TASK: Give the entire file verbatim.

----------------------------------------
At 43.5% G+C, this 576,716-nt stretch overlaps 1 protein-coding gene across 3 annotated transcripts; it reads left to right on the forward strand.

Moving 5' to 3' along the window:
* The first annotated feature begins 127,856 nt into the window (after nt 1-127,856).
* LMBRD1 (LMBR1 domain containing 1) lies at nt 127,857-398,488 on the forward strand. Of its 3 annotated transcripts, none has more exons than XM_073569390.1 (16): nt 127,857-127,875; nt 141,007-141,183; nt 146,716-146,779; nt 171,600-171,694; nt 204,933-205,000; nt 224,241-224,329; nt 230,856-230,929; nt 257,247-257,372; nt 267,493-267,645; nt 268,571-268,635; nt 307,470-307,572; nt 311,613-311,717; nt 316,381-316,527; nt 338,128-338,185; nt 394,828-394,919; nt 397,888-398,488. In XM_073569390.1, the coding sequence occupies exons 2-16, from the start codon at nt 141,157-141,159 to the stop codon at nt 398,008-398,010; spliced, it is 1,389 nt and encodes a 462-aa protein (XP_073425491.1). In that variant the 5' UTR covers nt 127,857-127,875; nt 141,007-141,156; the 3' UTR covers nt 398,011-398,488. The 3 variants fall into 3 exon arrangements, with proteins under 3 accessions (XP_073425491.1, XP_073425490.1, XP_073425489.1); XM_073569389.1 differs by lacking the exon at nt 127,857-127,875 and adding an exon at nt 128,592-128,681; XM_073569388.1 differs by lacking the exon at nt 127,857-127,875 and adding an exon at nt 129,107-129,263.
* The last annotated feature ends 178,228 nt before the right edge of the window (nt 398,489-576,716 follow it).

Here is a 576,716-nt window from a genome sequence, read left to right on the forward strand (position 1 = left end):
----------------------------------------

At 43.5% G+C, this 576,716-nt stretch overlaps 1 protein-coding gene across 3 annotated transcripts; it reads left to right on the forward strand.

Moving 5' to 3' along the window:
* The first annotated feature begins 127,856 nt into the window (after nt 1-127,856).
* LMBRD1 (LMBR1 domain containing 1) lies at nt 127,857-398,488 on the forward strand. Of its 3 annotated transcripts, none has more exons than XM_073569390.1 (16): nt 127,857-127,875; nt 141,007-141,183; nt 146,716-146,779; nt 171,600-171,694; nt 204,933-205,000; nt 224,241-224,329; nt 230,856-230,929; nt 257,247-257,372; nt 267,493-267,645; nt 268,571-268,635; nt 307,470-307,572; nt 311,613-311,717; nt 316,381-316,527; nt 338,128-338,185; nt 394,828-394,919; nt 397,888-398,488. In XM_073569390.1, the coding sequence occupies exons 2-16, from the start codon at nt 141,157-141,159 to the stop codon at nt 398,008-398,010; spliced, it is 1,389 nt and encodes a 462-aa protein (XP_073425491.1). In that variant the 5' UTR covers nt 127,857-127,875; nt 141,007-141,156; the 3' UTR covers nt 398,011-398,488. The 3 variants fall into 3 exon arrangements, with proteins under 3 accessions (XP_073425491.1, XP_073425490.1, XP_073425489.1); XM_073569389.1 differs by lacking the exon at nt 127,857-127,875 and adding an exon at nt 128,592-128,681; XM_073569388.1 differs by lacking the exon at nt 127,857-127,875 and adding an exon at nt 129,107-129,263.
* The last annotated feature ends 178,228 nt before the right edge of the window (nt 398,489-576,716 follow it).

Here is a 576,716-nt window from a genome sequence, read left to right on the forward strand (position 1 = left end):